author = "Eric Valentine and M Haidera",
    year = "2005",
    language = "English",
    volume = "158",
    pages = "71--80",
    journal = "Water Management",
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    Valentine, E & Haidera, M 2005, 'A modification to the Wallingford rational regime theory', Water Management, vol. 158, no. 2, pp. 71-80.

    A modification to the Wallingford rational regime theory. / Valentine, Eric; Haidera, M.

    In: Water Management, Vol. 158, No. 2, 2005, p. 71-80.

    Research output: Contribution to journalArticleResearchpeer-review

    TY - JOUR

    T1 - A modification to the Wallingford rational regime theory

    AU - Valentine, Eric

    AU - Haidera, M

    PY - 2005

    Y1 - 2005

    N2 - The rational regime formulation, which was used by White, Bettess and Paris to predict the stable geometry of wide, trapezoidal alluvial channels and in producing the Wallingford Tables for the Design of Stable Alluvial Channels (Hydraulics Research, Wallingford, 1981), is reviewed. This approach (the Wallingford rational regime theory) is known to provide useful results for moderate-scale natural channels but deviates more widely from observed behaviour for laboratory channels and very large rivers. To explore possible reasons for this, wide and narrow trapezoidal channels have been examined in terms of wetted perimeter, hydraulic radius and side slope, and have been compared with equal-area rectangular channels. The effect of the hydraulic radius, via the threshold of motion, on the sediment transport prediction was studied. It is shown that the hydraulic radius associated with selection of side slope has a significant effect on the sediment concentration prediction. The threshold of motion is also an issue. The original method was modified by approximating the channel cross-section as an equivalent area trapezoidal section. Based on the results, an adjustment to the method in terms of hydraulic radius and threshold of motion is proposed. Laboratory flume and field data are used to examine the improved predictions of the modified method.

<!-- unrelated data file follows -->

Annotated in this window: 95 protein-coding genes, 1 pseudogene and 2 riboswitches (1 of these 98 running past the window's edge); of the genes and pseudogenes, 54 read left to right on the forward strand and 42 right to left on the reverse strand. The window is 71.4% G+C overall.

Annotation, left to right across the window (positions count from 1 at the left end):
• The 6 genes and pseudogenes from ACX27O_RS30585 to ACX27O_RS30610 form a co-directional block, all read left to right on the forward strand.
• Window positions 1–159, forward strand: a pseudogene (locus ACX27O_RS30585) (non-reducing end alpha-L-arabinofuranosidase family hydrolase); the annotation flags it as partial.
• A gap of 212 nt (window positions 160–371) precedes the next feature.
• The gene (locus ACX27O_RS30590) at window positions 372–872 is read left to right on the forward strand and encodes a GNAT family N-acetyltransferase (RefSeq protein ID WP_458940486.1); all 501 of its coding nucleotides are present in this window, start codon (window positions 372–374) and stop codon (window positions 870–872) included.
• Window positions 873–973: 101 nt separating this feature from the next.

AB - The rational regime formulation, which was used by White, Bettess and Paris to predict the stable geometry of wide, trapezoidal alluvial channels and in producing the Wallingford Tables for the Design of Stable Alluvial Channels (Hydraulics Research, Wallingford, 1981), is reviewed. This approach (the Wallingford rational regime theory) is known to provide useful results for moderate-scale natural channels but deviates more widely from observed behaviour for laboratory channels and very large rivers. To explore possible reasons for this, wide and narrow trapezoidal channels have been examined in terms of wetted perimeter, hydraulic radius and side slope, and have been compared with equal-area rectangular channels. The effect of the hydraulic radius, via the threshold of motion, on the sediment transport prediction was studied. It is shown that the hydraulic radius associated with selection of side slope has a significant effect on the sediment concentration prediction. The threshold of motion is also an issue. The original method was modified by approximating the channel cross-section as an equivalent area trapezoidal section. Based on the results, an adjustment to the method in terms of hydraulic radius and threshold of motion is proposed. Laboratory flume and field data are used to examine the improved predictions of the modified method.

    KW - Channel flow

    KW - Hydraulics

    KW - Rivers

    KW - Sediments

    KW - Alluvial channels

    KW - Hydraulic radius

    KW - Moderate-scale natural channels

    KW - Rational regime formulation

    KW - Flow of water

    KW - channel flow

    KW - hydrodynamics

    KW - river engineering

    KW - channel hydraulics

    M3 - Article

    VL - 158

    SP - 71

    EP - 80

    JO - Water Management

    JF - Water Management

    SN - 1741-7589

    IS - 2

    ER -